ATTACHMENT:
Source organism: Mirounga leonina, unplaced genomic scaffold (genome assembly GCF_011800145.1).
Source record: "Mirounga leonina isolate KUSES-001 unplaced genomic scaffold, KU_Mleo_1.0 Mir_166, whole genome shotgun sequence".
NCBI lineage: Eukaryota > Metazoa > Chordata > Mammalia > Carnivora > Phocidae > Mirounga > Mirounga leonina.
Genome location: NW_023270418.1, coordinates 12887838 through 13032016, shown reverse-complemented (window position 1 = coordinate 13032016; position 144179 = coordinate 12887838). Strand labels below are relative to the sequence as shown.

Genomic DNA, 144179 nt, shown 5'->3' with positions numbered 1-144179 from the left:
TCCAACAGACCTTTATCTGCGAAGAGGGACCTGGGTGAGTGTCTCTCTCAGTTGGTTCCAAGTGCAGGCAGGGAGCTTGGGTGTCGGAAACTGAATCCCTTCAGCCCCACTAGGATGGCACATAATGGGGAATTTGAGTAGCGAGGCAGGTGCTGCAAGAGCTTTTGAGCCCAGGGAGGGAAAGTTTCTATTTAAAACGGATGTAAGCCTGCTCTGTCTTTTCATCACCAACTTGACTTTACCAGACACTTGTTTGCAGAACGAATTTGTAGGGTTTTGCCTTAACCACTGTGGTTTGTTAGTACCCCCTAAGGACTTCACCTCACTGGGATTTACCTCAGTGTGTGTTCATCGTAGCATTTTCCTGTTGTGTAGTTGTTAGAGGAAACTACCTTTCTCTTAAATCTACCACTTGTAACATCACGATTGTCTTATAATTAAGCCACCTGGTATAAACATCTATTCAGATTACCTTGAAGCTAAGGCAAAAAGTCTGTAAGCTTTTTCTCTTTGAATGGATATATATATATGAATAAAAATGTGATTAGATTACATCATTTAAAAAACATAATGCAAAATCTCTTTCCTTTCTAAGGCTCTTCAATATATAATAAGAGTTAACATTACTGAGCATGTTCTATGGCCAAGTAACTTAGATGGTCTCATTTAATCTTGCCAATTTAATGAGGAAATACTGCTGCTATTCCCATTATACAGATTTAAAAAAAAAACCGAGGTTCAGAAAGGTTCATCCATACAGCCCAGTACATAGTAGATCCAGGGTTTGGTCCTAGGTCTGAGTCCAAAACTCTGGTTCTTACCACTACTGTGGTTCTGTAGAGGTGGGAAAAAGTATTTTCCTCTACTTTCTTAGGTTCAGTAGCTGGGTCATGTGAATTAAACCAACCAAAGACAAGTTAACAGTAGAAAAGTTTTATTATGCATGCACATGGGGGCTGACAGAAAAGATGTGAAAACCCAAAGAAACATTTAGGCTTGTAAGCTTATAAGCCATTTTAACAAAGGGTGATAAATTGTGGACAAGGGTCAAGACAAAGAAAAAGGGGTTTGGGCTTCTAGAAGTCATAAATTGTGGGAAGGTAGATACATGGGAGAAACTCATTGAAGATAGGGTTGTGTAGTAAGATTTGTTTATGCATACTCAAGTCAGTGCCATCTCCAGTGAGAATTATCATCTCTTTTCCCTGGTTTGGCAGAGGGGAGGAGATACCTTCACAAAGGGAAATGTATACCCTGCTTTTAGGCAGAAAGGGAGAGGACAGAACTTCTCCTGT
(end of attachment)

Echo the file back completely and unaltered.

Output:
Source organism: Mirounga leonina, unplaced genomic scaffold (genome assembly GCF_011800145.1).
Source record: "Mirounga leonina isolate KUSES-001 unplaced genomic scaffold, KU_Mleo_1.0 Mir_166, whole genome shotgun sequence".
NCBI lineage: Eukaryota > Metazoa > Chordata > Mammalia > Carnivora > Phocidae > Mirounga > Mirounga leonina.
Genome location: NW_023270418.1, coordinates 12887838 through 13032016, shown reverse-complemented (window position 1 = coordinate 13032016; position 144179 = coordinate 12887838). Strand labels below are relative to the sequence as shown.

Genomic DNA, 144179 nt, shown 5'->3' with positions numbered 1-144179 from the left:
TCCAACAGACCTTTATCTGCGAAGAGGGACCTGGGTGAGTGTCTCTCTCAGTTGGTTCCAAGTGCAGGCAGGGAGCTTGGGTGTCGGAAACTGAATCCCTTCAGCCCCACTAGGATGGCACATAATGGGGAATTTGAGTAGCGAGGCAGGTGCTGCAAGAGCTTTTGAGCCCAGGGAGGGAAAGTTTCTATTTAAAACGGATGTAAGCCTGCTCTGTCTTTTCATCACCAACTTGACTTTACCAGACACTTGTTTGCAGAACGAATTTGTAGGGTTTTGCCTTAACCACTGTGGTTTGTTAGTACCCCCTAAGGACTTCACCTCACTGGGATTTACCTCAGTGTGTGTTCATCGTAGCATTTTCCTGTTGTGTAGTTGTTAGAGGAAACTACCTTTCTCTTAAATCTACCACTTGTAACATCACGATTGTCTTATAATTAAGCCACCTGGTATAAACATCTATTCAGATTACCTTGAAGCTAAGGCAAAAAGTCTGTAAGCTTTTTCTCTTTGAATGGATATATATATATGAATAAAAATGTGATTAGATTACATCATTTAAAAAACATAATGCAAAATCTCTTTCCTTTCTAAGGCTCTTCAATATATAATAAGAGTTAACATTACTGAGCATGTTCTATGGCCAAGTAACTTAGATGGTCTCATTTAATCTTGCCAATTTAATGAGGAAATACTGCTGCTATTCCCATTATACAGATTTAAAAAAAAAACCGAGGTTCAGAAAGGTTCATCCATACAGCCCAGTACATAGTAGATCCAGGGTTTGGTCCTAGGTCTGAGTCCAAAACTCTGGTTCTTACCACTACTGTGGTTCTGTAGAGGTGGGAAAAAGTATTTTCCTCTACTTTCTTAGGTTCAGTAGCTGGGTCATGTGAATTAAACCAACCAAAGACAAGTTAACAGTAGAAAAGTTTTATTATGCATGCACATGGGGGCTGACAGAAAAGATGTGAAAACCCAAAGAAACATTTAGGCTTGTAAGCTTATAAGCCATTTTAACAAAGGGTGATAAATTGTGGACAAGGGTCAAGACAAAGAAAAAGGGGTTTGGGCTTCTAGAAGTCATAAATTGTGGGAAGGTAGATACATGGGAGAAACTCATTGAAGATAGGGTTGTGTAGTAAGATTTGTTTATGCATACTCAAGTCAGTGCCATCTCCAGTGAGAATTATCATCTCTTTTCCCTGGTTTGGCAGAGGGGAGGAGATACCTTCACAAAGGGAAATGTATACCCTGCTTTTAGGCAGAAAGGGAGAGGACAGAACTTCTCCTGT